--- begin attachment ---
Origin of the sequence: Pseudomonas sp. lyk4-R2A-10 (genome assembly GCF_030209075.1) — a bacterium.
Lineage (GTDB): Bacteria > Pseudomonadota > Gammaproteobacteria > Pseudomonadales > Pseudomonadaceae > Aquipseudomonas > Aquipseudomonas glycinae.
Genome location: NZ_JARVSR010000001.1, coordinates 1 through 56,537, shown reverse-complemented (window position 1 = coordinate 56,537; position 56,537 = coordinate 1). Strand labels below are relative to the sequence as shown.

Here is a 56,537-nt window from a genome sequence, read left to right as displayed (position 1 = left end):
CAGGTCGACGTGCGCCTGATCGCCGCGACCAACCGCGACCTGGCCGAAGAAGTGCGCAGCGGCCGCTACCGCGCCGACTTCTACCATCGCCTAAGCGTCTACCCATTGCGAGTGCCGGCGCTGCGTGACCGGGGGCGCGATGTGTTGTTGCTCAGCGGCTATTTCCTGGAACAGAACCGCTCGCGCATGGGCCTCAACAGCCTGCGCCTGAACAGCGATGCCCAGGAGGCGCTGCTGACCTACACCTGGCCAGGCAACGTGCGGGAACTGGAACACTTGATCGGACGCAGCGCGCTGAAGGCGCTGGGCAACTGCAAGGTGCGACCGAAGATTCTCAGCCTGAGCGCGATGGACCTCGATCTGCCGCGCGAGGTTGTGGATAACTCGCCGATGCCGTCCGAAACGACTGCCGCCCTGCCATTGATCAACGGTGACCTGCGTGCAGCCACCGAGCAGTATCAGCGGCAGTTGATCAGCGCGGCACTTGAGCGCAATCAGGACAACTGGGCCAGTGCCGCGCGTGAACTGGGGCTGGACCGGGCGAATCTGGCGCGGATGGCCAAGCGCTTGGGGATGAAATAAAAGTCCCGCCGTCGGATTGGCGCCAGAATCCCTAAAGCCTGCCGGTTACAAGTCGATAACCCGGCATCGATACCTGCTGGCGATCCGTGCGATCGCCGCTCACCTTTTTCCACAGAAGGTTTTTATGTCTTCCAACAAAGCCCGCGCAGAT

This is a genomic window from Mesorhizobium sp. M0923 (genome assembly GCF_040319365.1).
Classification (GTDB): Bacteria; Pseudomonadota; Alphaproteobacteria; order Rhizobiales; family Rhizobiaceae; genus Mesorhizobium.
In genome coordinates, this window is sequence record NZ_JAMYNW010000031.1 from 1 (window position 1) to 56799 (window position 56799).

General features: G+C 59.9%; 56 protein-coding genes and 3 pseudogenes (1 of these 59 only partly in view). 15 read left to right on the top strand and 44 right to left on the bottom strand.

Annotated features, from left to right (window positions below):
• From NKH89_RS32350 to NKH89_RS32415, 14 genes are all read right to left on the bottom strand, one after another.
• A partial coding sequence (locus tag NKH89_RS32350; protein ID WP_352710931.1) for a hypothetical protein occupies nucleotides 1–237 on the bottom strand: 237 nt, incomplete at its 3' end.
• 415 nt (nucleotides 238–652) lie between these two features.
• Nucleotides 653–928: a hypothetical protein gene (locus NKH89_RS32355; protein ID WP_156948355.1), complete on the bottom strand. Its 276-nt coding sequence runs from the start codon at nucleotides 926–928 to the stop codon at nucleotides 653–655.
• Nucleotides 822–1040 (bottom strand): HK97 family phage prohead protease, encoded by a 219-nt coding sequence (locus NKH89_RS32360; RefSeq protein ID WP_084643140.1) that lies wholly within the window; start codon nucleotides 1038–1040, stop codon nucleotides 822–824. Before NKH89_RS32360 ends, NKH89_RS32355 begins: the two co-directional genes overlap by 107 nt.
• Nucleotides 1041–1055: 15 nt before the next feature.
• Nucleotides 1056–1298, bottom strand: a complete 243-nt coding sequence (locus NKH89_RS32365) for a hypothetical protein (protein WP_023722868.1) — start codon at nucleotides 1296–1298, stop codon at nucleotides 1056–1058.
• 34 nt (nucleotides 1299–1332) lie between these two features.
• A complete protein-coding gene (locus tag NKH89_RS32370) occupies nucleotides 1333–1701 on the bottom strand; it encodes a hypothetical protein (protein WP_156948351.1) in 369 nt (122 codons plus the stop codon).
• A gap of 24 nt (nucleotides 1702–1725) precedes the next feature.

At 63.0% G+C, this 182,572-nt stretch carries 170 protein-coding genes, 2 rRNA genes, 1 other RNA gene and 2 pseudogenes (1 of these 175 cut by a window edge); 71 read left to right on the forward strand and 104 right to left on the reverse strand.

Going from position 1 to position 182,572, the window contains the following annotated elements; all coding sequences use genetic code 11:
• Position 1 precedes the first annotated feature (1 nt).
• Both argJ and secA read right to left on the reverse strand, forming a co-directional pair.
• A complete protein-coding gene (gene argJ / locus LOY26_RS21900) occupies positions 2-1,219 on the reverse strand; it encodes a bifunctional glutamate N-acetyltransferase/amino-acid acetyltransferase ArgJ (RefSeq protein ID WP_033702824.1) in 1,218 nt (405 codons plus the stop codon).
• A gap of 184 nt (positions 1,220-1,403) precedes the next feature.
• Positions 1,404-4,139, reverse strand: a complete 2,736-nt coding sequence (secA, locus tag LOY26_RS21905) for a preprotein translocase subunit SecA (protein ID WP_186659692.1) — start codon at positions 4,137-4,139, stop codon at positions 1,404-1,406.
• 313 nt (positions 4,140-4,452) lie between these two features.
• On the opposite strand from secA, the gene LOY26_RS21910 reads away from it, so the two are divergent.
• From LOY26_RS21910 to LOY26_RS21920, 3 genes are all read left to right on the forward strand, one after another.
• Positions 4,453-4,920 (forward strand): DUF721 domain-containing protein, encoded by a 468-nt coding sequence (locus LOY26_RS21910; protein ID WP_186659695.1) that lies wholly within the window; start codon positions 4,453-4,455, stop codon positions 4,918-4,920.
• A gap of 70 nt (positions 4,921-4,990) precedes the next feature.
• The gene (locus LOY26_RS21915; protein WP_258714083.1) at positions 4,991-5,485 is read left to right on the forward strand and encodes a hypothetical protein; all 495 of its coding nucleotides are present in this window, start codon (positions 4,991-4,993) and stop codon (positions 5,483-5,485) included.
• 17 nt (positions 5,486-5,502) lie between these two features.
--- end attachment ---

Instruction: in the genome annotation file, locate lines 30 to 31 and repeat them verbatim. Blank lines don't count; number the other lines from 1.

• From LOY26_RS21910 to LOY26_RS21920, 3 genes are all read left to right on the forward strand, one after another.
• Positions 4,453-4,920 (forward strand): DUF721 domain-containing protein, encoded by a 468-nt coding sequence (locus LOY26_RS21910; protein ID WP_186659695.1) that lies wholly within the window; start codon positions 4,453-4,455, stop codon positions 4,918-4,920.